Alert: Ontario CPO and MOL Announce Reform’s Next Steps

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On Dec. 16. 2011, the Chief Prevention Officer (CPO) George Gritziotis and the Minister of Labour (MOL) announced the next steps in Ontario’s reform process. Here are the highlights.

Reprisals

The MOL released a new draft OHS regulation that would prescribe the functions of the Office of the Worker Adviser (OWA) and the Office of the Employer Adviser (OEA) with respect to reprisal complaints by workers. Specifically:

  • The OWA’s proposed functions would include educating, advising and representing non-union workers filing a reprisal complaint with the Ontario Labour Relations Board; and
  • The OEA’s proposed functions would include educating, advising and representing small employers—those with fewer than 50 employees—in responding to a reprisal complaint.

Stakeholders may provide written comments through Jan. 31, 2012. The government will consider written submissions in preparing the final regulation.

Awareness Poster & Resources

The MOL has released a safety awareness poster explaining workplace parties’ basic rights and responsibilities under the OHS Act in various languages. Display of the poster at worksites may later become mandatory, after a period of notice.

The ministry has also released a health and safety awareness workbook for workers and an employer guide to the health and safety program for workers.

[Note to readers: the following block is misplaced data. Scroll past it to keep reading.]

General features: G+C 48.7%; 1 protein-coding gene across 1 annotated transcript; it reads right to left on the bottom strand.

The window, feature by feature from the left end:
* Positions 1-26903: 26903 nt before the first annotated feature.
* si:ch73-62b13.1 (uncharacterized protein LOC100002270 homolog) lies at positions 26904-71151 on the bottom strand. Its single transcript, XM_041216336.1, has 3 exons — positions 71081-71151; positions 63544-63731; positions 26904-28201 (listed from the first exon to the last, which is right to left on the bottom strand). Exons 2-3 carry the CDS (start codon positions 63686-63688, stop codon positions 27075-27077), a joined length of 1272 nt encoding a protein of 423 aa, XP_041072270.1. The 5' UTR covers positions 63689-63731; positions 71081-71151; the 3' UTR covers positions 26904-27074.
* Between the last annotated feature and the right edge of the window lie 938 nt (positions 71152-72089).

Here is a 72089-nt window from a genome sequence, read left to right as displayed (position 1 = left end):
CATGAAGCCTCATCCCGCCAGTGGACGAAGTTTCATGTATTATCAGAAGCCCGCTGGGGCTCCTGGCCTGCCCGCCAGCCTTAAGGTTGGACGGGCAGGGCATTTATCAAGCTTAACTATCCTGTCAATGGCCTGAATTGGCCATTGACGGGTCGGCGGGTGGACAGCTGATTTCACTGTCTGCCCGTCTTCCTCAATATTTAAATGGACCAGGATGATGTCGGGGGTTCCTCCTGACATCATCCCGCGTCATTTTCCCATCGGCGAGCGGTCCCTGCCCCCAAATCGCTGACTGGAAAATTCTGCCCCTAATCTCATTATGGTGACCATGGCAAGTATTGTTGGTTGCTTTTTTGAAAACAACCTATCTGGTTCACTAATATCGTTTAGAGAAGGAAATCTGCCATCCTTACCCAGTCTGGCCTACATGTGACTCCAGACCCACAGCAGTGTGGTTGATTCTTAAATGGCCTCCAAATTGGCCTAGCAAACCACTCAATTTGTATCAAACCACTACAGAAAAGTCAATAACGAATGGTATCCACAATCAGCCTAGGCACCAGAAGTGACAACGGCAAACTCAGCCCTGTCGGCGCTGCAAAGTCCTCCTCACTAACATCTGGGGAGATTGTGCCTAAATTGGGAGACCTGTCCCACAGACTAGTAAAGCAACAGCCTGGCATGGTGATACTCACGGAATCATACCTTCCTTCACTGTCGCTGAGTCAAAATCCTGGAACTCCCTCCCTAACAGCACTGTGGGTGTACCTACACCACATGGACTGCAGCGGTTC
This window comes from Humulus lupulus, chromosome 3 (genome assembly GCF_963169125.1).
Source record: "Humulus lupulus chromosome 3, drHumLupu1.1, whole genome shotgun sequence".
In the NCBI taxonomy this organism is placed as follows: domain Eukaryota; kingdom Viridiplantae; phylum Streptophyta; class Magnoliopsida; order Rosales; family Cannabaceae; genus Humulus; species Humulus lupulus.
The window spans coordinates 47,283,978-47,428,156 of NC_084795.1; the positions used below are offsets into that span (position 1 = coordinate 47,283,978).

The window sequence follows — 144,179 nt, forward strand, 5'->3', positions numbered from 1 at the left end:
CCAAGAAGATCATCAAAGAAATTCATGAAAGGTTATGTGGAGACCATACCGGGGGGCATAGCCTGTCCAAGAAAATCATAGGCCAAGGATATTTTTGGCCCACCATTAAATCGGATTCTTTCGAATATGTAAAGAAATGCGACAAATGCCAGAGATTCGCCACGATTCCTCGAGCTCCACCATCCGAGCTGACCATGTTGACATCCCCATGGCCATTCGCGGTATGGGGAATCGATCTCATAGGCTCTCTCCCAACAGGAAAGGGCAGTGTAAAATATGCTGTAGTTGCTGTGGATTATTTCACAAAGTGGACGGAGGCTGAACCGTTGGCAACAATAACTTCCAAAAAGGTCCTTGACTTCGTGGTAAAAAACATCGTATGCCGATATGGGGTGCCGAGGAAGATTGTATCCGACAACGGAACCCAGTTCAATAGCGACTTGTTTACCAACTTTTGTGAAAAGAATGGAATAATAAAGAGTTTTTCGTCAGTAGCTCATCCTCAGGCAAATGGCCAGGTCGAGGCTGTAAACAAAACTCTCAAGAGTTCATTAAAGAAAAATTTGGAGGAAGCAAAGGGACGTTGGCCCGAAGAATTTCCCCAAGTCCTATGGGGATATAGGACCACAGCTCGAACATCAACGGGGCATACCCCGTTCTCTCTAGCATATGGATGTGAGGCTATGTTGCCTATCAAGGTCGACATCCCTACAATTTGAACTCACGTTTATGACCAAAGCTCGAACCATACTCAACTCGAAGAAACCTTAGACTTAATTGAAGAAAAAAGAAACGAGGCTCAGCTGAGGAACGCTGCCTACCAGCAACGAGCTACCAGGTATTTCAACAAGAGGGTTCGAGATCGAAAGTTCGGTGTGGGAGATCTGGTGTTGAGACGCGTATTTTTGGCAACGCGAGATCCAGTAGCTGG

Stakeholders may submit comments on the poster, workbook and/or guide to the CPO directly by emailing PreventionFeedback@ontario.ca or by completing the online questionnaire. Feedback is due by Feb. 17, 2012.

Prevention Council

Members of a permanent Prevention Council will soon be appointed. The Council will include representatives of business and labour and other health and safety experts.

In addition, the Minister plans to appoint two new minister’s advisory (“Section 21”) committees in 2012, one for small businesses and another for vulnerable workers. And preparations are under way for moving responsibility for funding and monitoring the health and safety associations from the WSIB to the MOL so that prevention activities can be better coordinated.

So what do you think of these next steps? Are they what you expected or did you expect more dramatic changes out of the gate? Will you be submitting comments on the proposed regulation and awareness resources?

Go to the Ontario OHS Reform Compliance Center to stay on top of the latest developments.